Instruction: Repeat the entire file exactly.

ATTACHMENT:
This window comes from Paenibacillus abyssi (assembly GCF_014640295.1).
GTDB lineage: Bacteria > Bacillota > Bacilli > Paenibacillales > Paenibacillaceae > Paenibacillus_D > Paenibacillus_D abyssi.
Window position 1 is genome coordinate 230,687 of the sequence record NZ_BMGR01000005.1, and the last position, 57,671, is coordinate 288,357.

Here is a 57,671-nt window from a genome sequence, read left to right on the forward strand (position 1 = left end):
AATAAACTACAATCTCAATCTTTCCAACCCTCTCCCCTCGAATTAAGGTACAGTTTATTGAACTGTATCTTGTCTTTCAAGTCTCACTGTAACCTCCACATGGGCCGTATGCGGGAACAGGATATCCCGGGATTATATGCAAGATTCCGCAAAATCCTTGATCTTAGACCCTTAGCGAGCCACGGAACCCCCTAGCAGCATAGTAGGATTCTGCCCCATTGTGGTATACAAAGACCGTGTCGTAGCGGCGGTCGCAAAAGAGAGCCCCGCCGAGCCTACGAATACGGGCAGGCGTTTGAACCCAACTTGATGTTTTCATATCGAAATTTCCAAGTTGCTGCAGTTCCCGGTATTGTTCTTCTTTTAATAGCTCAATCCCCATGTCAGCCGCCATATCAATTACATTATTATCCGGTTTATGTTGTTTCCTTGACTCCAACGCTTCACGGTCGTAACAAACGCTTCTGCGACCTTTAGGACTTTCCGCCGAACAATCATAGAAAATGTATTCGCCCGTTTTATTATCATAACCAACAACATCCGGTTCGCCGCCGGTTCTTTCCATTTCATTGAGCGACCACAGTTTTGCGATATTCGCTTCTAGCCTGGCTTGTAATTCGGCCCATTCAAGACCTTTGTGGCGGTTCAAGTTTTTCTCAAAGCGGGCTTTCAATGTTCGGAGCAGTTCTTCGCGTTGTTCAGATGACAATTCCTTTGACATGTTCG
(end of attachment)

This window comes from Paenibacillus abyssi (assembly GCF_014640295.1).
GTDB lineage: Bacteria > Bacillota > Bacilli > Paenibacillales > Paenibacillaceae > Paenibacillus_D > Paenibacillus_D abyssi.
Window position 1 is genome coordinate 230,687 of the sequence record NZ_BMGR01000005.1, and the last position, 57,671, is coordinate 288,357.

Here is a 57,671-nt window from a genome sequence, read left to right on the forward strand (position 1 = left end):
AATAAACTACAATCTCAATCTTTCCAACCCTCTCCCCTCGAATTAAGGTACAGTTTATTGAACTGTATCTTGTCTTTCAAGTCTCACTGTAACCTCCACATGGGCCGTATGCGGGAACAGGATATCCCGGGATTATATGCAAGATTCCGCAAAATCCTTGATCTTAGACCCTTAGCGAGCCACGGAACCCCCTAGCAGCATAGTAGGATTCTGCCCCATTGTGGTATACAAAGACCGTGTCGTAGCGGCGGTCGCAAAAGAGAGCCCCGCCGAGCCTACGAATACGGGCAGGCGTTTGAACCCAACTTGATGTTTTCATATCGAAATTTCCAAGTTGCTGCAGTTCCCGGTATTGTTCTTCTTTTAATAGCTCAATCCCCATGTCAGCCGCCATATCAATTACATTATTATCCGGTTTATGTTGTTTCCTTGACTCCAACGCTTCACGGTCGTAACAAACGCTTCTGCGACCTTTAGGACTTTCCGCCGAACAATCATAGAAAATGTATTCGCCCGTTTTATTATCATAACCAACAACATCCGGTTCGCCGCCGGTTCTTTCCATTTCATTGAGCGACCACAGTTTTGCGATATTCGCTTCTAGCCTGGCTTGTAATTCGGCCCATTCAAGACCTTTGTGGCGGTTCAAGTTTTTCTCAAAGCGGGCTTTCAATGTTCGGAGCAGTTCTTCGCGTTGTTCAGATGACAATTCCTTTGACATGTTCG